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Last Days (Gus Van Sant, 2005)
Trained by narrative cinema, we have a tendency when we watch a movie to want to “know” characters. This desire is spurred on by despite the fact that the majority of movies operate on levels facile enough to make us think we really do get to know characters on a profound level by the time a movie ends. To point this out isn’t to disparage conventional character development, but it’s an unavoidable fact that such development is so often a lie or a manipulation designed to get us to accept the rest of a movie’s agenda. Complaints that Gus Van Sant, in his most recent trio of films, doesn’t engage in this trickery during his inquiries into character seem an embrace of artifice in the good name of truth. “How dare he not articulate the unknowable?” people seem to be asking when they note that the director doesn’t try to bluff an answer in these movies, not realizing that the films exist not so we can understand their subjects (an impossibility), but can better understand our way of coming to terms with their existence. His approach in each of the films (Gerry, Elephant and, now, Last Days) is to record his subjects in takes so long that they begin to feel like real-time, and observe them more than he chooses to comment on them as they begin to brush up against death. Last Days, a fictionalized account of the death of Kurt Cobain (renamed Blake here), seems to begin at the precise moment that its protagonist decides to kill himself.
Last Days is a more dynamic viewing experience than the slightly monotonous Gerry, but one that pales in comparison to Elephant. By virtue of its subject matter (i.e. a suicide prompted by depression in which there was but one victim), the constant tension, motivational contradictions and explosive shocks of Elephant don’t exist here. That allows Van Sant to spin us deeper into the atmosphere of Blake’s mind, at least as long as he chooses to remain focused on him. Unfortunately, that is only for the first hour or so of the film, after which the mood dissipates and the film becomes a series of character sketches. Van Sant trots out one character after another, trying to illustrate the fact that Blake refuses to communicate with them, but really only ensuring that his audience finds it harder to communicate with him. Maybe audience identifcation with Blake isn’t high on Van Sant’s list of things to accomplish in Last Days (Michael Pitt’s mumbling, hair-in-face performance all but guarantees that this is the case), but as other characters begin to take over the film’s focus, it becomes increasingly hard as a viewer to re-enter Blake’s tortured state of mind. The genius sound design, in which diegetic noises distort and bleed into the half-formed ambient music, helps, as does Pitt’s consistency in his role, but it’s still a shame to see a film perfectly approximate a mood, only to let it get away. This is especially so since Van Sant seems so acutely aware of his intent that he trots out the contrived, soap opera plot of a Boyz II Men music video to demonstrate exactly what he doesn’t want Last Days to be.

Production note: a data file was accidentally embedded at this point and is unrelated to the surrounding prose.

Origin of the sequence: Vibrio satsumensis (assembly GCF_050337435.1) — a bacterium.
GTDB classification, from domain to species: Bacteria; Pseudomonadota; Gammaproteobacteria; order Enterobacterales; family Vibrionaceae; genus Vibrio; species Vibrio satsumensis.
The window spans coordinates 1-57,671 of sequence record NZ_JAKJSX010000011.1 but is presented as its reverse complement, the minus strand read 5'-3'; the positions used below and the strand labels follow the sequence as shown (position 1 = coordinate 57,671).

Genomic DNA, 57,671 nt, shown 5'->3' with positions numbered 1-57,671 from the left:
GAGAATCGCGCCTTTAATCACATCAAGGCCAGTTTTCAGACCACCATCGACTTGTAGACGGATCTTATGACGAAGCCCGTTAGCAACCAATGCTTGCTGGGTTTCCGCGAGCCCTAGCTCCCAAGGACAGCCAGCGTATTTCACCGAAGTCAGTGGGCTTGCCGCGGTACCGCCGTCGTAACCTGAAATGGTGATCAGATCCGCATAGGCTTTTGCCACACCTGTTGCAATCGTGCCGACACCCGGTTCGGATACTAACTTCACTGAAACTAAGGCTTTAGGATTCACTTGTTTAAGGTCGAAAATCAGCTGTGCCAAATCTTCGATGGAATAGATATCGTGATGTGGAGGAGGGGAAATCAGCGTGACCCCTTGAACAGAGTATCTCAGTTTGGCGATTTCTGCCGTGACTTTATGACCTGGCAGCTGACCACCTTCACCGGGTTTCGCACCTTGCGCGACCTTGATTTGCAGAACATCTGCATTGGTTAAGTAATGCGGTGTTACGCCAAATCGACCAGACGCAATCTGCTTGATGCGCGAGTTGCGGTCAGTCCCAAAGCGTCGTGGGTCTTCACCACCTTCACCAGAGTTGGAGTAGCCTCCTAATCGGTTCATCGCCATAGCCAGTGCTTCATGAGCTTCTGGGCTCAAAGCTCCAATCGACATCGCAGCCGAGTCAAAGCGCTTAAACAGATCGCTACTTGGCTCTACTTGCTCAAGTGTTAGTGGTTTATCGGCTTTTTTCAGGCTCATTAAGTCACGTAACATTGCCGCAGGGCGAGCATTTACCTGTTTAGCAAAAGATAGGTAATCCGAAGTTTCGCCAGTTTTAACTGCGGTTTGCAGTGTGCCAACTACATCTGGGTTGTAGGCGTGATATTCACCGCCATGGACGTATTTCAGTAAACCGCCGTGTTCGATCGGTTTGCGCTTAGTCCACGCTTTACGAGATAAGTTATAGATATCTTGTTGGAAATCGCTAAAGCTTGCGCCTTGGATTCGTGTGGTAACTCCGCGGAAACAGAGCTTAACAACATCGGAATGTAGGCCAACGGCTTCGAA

It never fails, exactly, or succumbs to the tabloid inanity of something like Nick Broomfield’s documentary Kurt & Courtney, but Last Days’ desire to fill space with characters besides Blake is unmistakably its weak point. That’s not to say that Van Sant has failed here. Last Days is an audacious work, and most of the time that audacity pays off. The director's blatant sexualization of his young cast, for example, sounds like a bad idea on paper, yet works on screen to help draw us into the seedy milieu and immediate pleasures of the rock world. The set design certainly lives up to the music’s “grunge” moniker, and the film’s frequent forays into the forest surrounding Blake’s mansion counterbalance the interior scenes well. Pitt’s withdrawn presence pays dividends in establishing mood and the decision to have the actor sing songs he penned himself surprisingly avoids disaster and legitimately brings us closer to the realization that this madman was quite talented. Last Days is playing with fire, tackling a story that’s still a hotly debated media sensation, and it’s startling just how iconic much of the Cobain imagery remains (and I was never much of a Nirvana fan). For a film this undeniably artful and thoughtful to emerge from that noise of sound bites is remarkable even if the end result occasionally stumbles, as it does in its final, very literal shot at transcendence.